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Minster, Ohio (U.S.)

Auglaize County

Last modified: 2016-03-14 by rick wyatt
Keywords: minster | ohio | auglaize county |
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[Flag of Minster, Ohio] image by Valentin Poposki, 14 October 2012
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Description of the flag

I was the "designer" of the Minster flag. The concept of a flag came about at the time of Minster's 150th Anniversary in 1982, and was spearheaded by the Minster Historical Society. The head of the Historical Society, Luke Knapke, came to me and asked me to put together a design for the flag itself and for a wappen or coat of arms. I came up with a number of symbols, from which the Historical Society chose the ones now used in the wappen.

At the 150th celebration for the presentation of the flag, I read the attached explanation. On some of the earlier editions, the horse heads are missing part of the roof, but which was subsequently supplied to later editions. In the years since then, I came up with a more refined design of the wappen, but I never presented it for adoption.

The dimensions of the flag are normal. It is not an elongated flag.

David A. Hoying, 9 February 2014

Wappen (Coat of Arms)

[Coat of Arms of Flag of Minster, Ohio]
Original Design
image by David A. Hoying, 9 February 2014
        [Coat of Arms of Flag of Minster, Ohio]
Refined Design
image by David A. Hoying, 9 February 2014

      WAPPEN (Coat of Arms)

  • CROSS - The cross represents the strong Christian faith of the community. This faith was rooted in the late eighth century when Christianity was brought by the victorious Charlemagne and the venerable Benedictine missionaries to the defeated Saxon tribes in the area that was to comprise the Dioceses of Munster and Osnabruck.
  • OAK LEAF AND ACORN - The acorn is a symbol of the Saxon tribes to whom the oak leaf served as a symbol of strength. The early pagan ancestors of the settlers of Stallostown worshipped the oak tree as a deity. The "tree of life" was an important feature of many customs that developed later in the Münsterland.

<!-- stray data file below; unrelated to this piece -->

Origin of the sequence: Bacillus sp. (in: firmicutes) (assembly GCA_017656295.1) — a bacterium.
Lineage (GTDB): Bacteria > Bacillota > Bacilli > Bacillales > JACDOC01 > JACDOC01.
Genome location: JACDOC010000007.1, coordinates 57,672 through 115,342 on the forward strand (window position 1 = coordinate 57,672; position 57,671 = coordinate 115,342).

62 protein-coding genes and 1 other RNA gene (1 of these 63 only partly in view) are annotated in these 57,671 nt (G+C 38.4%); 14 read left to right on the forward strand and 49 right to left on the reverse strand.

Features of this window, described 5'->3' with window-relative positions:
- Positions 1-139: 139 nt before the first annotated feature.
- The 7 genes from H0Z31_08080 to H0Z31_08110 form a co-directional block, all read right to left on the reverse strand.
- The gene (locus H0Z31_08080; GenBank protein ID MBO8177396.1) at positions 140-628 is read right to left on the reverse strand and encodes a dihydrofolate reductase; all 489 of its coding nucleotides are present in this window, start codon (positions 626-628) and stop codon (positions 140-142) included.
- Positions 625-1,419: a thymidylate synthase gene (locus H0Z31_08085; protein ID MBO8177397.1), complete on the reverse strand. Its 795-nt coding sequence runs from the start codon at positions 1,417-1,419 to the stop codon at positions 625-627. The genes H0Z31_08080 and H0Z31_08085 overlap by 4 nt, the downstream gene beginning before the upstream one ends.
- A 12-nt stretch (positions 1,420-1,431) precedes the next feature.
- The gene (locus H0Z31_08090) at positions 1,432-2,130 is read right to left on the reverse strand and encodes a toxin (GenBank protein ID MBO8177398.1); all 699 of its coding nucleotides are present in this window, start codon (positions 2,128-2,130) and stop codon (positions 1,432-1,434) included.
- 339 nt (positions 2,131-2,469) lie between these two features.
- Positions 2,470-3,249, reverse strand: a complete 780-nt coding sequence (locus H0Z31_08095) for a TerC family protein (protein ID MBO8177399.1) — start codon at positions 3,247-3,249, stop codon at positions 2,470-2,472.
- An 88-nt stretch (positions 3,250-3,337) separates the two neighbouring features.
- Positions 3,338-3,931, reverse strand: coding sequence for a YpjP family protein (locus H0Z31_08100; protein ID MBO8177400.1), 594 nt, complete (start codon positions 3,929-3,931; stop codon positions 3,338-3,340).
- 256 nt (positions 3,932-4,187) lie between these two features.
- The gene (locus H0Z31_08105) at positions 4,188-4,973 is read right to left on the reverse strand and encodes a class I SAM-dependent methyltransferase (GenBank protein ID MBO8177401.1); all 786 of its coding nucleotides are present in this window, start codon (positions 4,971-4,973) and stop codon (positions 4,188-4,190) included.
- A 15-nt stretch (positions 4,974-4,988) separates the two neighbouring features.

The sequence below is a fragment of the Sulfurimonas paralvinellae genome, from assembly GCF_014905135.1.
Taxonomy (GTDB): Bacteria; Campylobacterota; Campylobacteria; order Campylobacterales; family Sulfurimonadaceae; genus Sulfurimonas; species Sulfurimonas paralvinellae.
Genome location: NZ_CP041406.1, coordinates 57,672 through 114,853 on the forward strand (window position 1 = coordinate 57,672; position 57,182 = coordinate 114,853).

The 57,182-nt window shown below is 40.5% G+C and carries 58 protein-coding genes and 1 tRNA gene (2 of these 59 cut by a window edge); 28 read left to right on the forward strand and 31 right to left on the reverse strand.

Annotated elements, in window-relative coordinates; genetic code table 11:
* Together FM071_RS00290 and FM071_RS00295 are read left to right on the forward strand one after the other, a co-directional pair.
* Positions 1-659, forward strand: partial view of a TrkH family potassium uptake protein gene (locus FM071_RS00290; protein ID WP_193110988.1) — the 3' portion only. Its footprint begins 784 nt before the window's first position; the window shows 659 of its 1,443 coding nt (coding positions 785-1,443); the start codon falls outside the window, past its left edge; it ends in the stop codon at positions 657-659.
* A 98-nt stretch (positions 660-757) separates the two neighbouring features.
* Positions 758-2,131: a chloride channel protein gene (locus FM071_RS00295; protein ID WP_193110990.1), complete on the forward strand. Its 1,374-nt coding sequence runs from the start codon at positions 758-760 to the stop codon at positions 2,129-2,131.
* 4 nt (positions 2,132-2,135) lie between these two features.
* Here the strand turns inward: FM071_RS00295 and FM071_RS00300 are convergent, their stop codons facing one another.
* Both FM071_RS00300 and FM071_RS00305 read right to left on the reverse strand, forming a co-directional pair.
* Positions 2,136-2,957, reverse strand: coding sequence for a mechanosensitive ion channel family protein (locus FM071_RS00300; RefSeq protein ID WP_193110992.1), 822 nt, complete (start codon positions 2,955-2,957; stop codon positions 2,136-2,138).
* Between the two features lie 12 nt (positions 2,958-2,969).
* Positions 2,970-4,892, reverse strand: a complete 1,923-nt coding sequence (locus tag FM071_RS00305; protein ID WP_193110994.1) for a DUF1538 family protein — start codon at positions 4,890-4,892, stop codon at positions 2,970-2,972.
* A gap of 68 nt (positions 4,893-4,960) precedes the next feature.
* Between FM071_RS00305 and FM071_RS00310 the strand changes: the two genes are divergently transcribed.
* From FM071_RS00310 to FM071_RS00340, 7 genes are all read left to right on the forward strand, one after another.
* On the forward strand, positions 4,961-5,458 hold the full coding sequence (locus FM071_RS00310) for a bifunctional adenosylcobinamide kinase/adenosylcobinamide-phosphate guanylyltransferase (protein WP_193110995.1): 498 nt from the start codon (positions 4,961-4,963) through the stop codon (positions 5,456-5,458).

• CANAL BOAT - The Miami and Erie Canal reached Minster in 1843. This important artery of transportation connected Cincinnati on the Ohio River with Toledo on Lake Erie, and provided a link between the markets of New Orleans and those of New York. The canal greatly aided the population and economic growth of the community in the crucial years of development.
  • HORSE HEADS - Two crossed wooden equine heads are another ancient symbol of the Saxon nature religion. These heads were placed at the peak of the front gable of the old homeland farmhouses to ward off evil and thus served as an omen of good fortune.
  • COLORS - The colors of the flag - red, white, and yellow - are the colors of the flag of the city of Munster. The Bishop of the church-land of Munster had been both the ecclesial and secular ruler of the Oldenburger Münsterland from where Franz Joseph Stallo and many of the first settlers of Stallostown emigrated. It was from this relationship with the Bishopric of Mlinster that the name of the community of Minster was derived. The color brown, selected for the heraldic overlay was taken from the Minster Oktoberfest flag. This color represents business and industry, the agricultural activities related to the soil, and the Germanic origins of the community.
The Sesquicentennial flag is indicative of the faith and heritage, the ethic of hard work, the practical use of common sense, and the good fellowship inherent to the community. Display it with pride!

David A. Hoying, 9 February 2014